As part of PAW’s continuing coverage of the work of strategic-planning study groups created by President Eisgruber ’83, this issue describes a self-study report by the Office of Alumni Affairs.
The report noted the affinity-group conferences held on campus over the past decade — for black alumni; Asian American, Latino, and Native American alumni; women alums; Graduate School alumni; LGBT alumni; and Jewish alumni — and said the concept has been “stunningly successful.” It recommended that two affinity-based conferences be held each year as part of a broader effort to reach out to “unengaged or lesser engaged alumni” and to increase the diversity of alumni participation in University life.
Citing “lively interest” among alumni, the report said the alumni office should provide guidance and support for the creation of new affinity and interest groups, which it said could be based on careers (such as entrepreneurs or those in real estate or the arts), religious affiliation, shared experiences (such as veterans), and affiliation with campus groups.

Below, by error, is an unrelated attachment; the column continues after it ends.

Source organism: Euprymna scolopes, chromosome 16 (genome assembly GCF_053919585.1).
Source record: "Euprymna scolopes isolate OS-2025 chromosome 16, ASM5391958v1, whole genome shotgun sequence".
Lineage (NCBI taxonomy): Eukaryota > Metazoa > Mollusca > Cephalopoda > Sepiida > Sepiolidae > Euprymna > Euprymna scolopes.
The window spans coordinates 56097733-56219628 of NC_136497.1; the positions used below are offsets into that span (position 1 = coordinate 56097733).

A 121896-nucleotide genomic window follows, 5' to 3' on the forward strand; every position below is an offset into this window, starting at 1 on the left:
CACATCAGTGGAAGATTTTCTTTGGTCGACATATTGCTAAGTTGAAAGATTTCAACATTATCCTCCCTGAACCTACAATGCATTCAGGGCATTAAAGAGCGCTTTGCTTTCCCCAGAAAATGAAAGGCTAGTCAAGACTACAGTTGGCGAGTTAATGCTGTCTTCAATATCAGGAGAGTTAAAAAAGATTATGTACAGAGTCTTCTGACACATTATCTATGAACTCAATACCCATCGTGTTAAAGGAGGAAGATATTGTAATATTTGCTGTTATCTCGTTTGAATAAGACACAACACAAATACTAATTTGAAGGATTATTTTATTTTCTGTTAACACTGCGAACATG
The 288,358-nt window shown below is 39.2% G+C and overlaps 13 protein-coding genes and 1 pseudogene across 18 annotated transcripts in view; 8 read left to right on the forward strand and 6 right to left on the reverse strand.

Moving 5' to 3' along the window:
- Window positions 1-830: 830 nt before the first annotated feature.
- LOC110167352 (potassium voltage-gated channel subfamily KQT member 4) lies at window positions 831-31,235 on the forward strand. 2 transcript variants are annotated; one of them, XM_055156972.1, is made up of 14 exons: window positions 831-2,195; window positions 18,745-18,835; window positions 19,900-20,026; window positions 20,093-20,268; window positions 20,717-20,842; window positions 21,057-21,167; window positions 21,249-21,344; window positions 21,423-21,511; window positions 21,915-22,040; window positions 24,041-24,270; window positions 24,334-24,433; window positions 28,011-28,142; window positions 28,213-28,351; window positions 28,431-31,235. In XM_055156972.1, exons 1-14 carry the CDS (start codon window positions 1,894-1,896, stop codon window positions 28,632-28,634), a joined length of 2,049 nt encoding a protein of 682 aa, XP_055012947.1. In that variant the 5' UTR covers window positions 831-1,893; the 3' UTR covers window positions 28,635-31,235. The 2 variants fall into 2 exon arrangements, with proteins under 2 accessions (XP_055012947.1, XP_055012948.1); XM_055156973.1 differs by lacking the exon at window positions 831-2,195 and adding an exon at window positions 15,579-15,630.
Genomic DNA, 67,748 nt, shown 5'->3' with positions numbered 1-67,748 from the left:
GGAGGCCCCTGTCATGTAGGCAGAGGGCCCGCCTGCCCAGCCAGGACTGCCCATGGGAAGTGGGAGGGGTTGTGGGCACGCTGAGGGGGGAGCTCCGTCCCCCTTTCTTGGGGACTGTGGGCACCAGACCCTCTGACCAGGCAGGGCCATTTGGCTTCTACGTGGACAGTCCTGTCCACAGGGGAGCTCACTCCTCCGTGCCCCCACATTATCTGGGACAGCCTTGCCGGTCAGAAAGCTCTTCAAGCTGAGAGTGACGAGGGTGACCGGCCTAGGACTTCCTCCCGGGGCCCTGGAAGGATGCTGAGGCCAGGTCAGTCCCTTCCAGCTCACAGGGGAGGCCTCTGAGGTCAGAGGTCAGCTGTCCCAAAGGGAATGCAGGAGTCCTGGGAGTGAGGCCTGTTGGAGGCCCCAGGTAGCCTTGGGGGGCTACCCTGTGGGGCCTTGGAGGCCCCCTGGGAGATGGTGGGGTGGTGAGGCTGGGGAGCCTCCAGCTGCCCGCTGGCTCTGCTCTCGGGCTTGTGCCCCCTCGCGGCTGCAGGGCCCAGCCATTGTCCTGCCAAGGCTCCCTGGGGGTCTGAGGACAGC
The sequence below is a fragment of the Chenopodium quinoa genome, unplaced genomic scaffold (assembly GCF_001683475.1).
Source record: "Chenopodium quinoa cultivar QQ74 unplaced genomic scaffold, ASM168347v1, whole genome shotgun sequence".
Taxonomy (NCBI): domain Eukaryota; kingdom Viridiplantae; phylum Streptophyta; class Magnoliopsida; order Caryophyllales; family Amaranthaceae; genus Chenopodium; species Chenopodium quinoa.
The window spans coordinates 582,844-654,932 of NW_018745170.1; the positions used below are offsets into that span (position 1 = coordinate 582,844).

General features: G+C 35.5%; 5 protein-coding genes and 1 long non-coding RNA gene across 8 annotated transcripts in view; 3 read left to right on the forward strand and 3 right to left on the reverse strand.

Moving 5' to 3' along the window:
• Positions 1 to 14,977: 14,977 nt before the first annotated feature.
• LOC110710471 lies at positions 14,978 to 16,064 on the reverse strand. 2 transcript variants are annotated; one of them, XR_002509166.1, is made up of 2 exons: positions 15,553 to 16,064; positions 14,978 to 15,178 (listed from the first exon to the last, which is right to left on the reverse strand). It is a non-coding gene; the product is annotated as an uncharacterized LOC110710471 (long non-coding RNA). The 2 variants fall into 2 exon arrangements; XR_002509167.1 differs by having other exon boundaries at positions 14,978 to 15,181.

Recommendations also included working with Career Services to strengthen career guidance and mentoring to students and interested alumni.
The self-study said “it may make sense” to move Alumni Day from February into March and that more activities could be added to the fall Homecoming Weekend.
According to the report, Princeton’s alumni population has grown about 25 percent over the past 15 years to more than 90,000. Women represent 30 percent of that group, Graduate School alumni 29 percent, and international alumni almost 10 percent. Almost 30 percent of alumni graduated in the last 15 years.
Noting “the importance of sustaining and serving Princeton’s intensely engaged and generously supportive alumni community,” the report urged more staffing for Alumni Affairs and more support for volunteers.